Today, my awesome friend is sharing her experience with mini hoop tunnels in her garden! Enjoy!
How do Mini Hoop Tunnels Work? Are Mini Hoop Tunnels Worth the Effort?
Springtime is in the air! Some lucky people hardly get any snow (if any at all!) but for many gardeners this time of the year is spent wandering the garden waiting patiently for the dirt to show itself again. If you live in a climate that has a shorter growing season, you might be wondering if there’s anything you can do to help spring planting come a little earlier. Yes! There is! But how much effort is too much effort for what you gain?
My mini hoop tunnel journey:
I began using mini hoop tunnels 3 years ago. I picked some up at my local gardening store for a little over $20, and they’ve gone through many frosts and even a few dumps of snow. At first I started using them in the fall to keep plants warm and to gain just a week or two more of gardening for the year.
They usually keep plants just warm enough to withstand a light freeze (for heavy freezes we use heavy weight row cover fabric). The following spring I thought we’d try and extend our gardening season further by protecting transplants from those spring winds and temperature fluctuations.
We had a mild February that year with hardly any snow, and the ground was unthawed, so by mid March in some peas and fava beans went. I thought this is great!
Then we got a dump of snow end of March that just kept on coming. I was out there shoveling snow on the hour some days just so the tunnels didn’t break. I was determined to keep those peas alive! Then we had a 17.6F/-8C day in April and there I was running outside to protect them with frost protection fabric. Wow, that’s A LOT of work just for some early planting.
Is that extra work worth it?
I think my mini hoop tunnel gardening can be called borderline insanity. The time spent out there in crazy weather conditions to attempt to grow food weeks before the ‘regular’ gardeners do so is definitely extreme. Did I get an earlier harvest? Oh yes. I enjoyed having peas and fava beans 2-3 weeks earlier than others. Was it worth it when determining the ‘dollar value’ of the produce to the effort put in? No, definitely not, but in my humble opinion there are things more important than money. Would I do it again? Oh yes, I’m doing so right now for this spring.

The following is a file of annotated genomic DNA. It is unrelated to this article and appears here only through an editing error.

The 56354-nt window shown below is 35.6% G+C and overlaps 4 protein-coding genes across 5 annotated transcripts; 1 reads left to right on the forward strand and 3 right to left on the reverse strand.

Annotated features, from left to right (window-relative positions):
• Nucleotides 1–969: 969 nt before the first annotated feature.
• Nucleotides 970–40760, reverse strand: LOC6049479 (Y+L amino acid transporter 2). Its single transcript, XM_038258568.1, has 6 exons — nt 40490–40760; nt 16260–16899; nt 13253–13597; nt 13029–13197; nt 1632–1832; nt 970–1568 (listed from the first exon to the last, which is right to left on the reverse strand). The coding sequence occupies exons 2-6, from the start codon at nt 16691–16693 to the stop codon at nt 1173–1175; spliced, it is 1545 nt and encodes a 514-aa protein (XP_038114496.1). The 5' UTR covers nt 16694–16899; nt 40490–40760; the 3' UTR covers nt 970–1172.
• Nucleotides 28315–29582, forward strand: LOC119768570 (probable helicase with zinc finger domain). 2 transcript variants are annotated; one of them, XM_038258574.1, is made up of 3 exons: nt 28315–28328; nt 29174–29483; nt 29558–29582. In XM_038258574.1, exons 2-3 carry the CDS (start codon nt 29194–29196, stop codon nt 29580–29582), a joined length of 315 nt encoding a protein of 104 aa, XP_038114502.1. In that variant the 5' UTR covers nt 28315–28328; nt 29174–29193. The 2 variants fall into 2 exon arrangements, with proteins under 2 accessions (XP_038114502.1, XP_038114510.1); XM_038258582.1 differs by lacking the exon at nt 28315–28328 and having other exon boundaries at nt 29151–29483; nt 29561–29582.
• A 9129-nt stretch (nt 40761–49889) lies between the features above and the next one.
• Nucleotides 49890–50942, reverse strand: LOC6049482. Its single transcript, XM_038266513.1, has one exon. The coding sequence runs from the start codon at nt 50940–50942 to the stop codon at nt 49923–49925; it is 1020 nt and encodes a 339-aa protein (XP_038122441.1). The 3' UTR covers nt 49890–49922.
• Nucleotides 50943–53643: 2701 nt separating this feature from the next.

Using mini hoop tunnels (or any season extenders) means your gardening before it’s time to garden with the natural rhythm. You’re helping tender young plants with some modern conveniences. Those conveniences require your own energy input and only you’ll know what your willing to do for an earlier harvest.
Things to consider when using mini hoop tunnels:
How crazy do you look to the neighbors?!
Kidding! Who cares about that?
Some vegetables do much better than others for withstanding extreme temperature changes in the springtime. I’ve found that the peas and favas did fantastic with season extending. I started them inside and transplanted them after they were a few inches tall. Apparently they’re not supposed to transplant well but I had no problems. The mustard greens I tried did not do well at all, they didn’t handle the below zero temperatures and didn’t grow tall at all. They did make great micro greens but who wants to shovel snow off beds for micro greens? (I have to draw the line somewhere!).
Do you often get dumps of snow in March or April.. or even May (I feel for ya!)? Heavy snow will break the mini hoop tunnels and you have to be willing to be outside non-stop during snowfalls to clean them off. How cold does it get in your area? Temperatures below 26.6F/-3C will require heavy weight row covers to protect against the frosts. If temperatures get warm quickly in the spring the hoop tunnels will need to be vented as well, because otherwise it gets too hot. I was taking the hoop tunnels off completely on many days and then putting them back on at night because the temperatures dropped significantly.
If your weather is extreme in the spring you may want to wait a little bit, but I’ve found that even using them a week or two before ‘suggested’ outdoor planting time really helps.
In the end, only you will know what your willing to do to extend the gardening season.
Have you used season extenders before? Was the input worth the output?
Isis is a homesteading mama to 2 beautiful girls and lives in the Canadian mountains.
The little family of four is experimenting with winter gardening and permaculture and they’re aiming to grow mostly heirlooms to help preserve seed genetic diversity. They spend their spare time preserving the harvest, homeschooling and enjoying outdoor adventures. They keep chickens, forage for wild free food and aim for a natural family lifestyle. Follow their journey towards self-reliance on the blog Little Mountain Haven.
Heather’s homesteading journey started in 2006, with baby steps: first, she got a few raised beds, some chickens, and rabbits. Over the years, she amassed a wealth of homesteading knowledge, knowledge that you can find in the articles of this blog.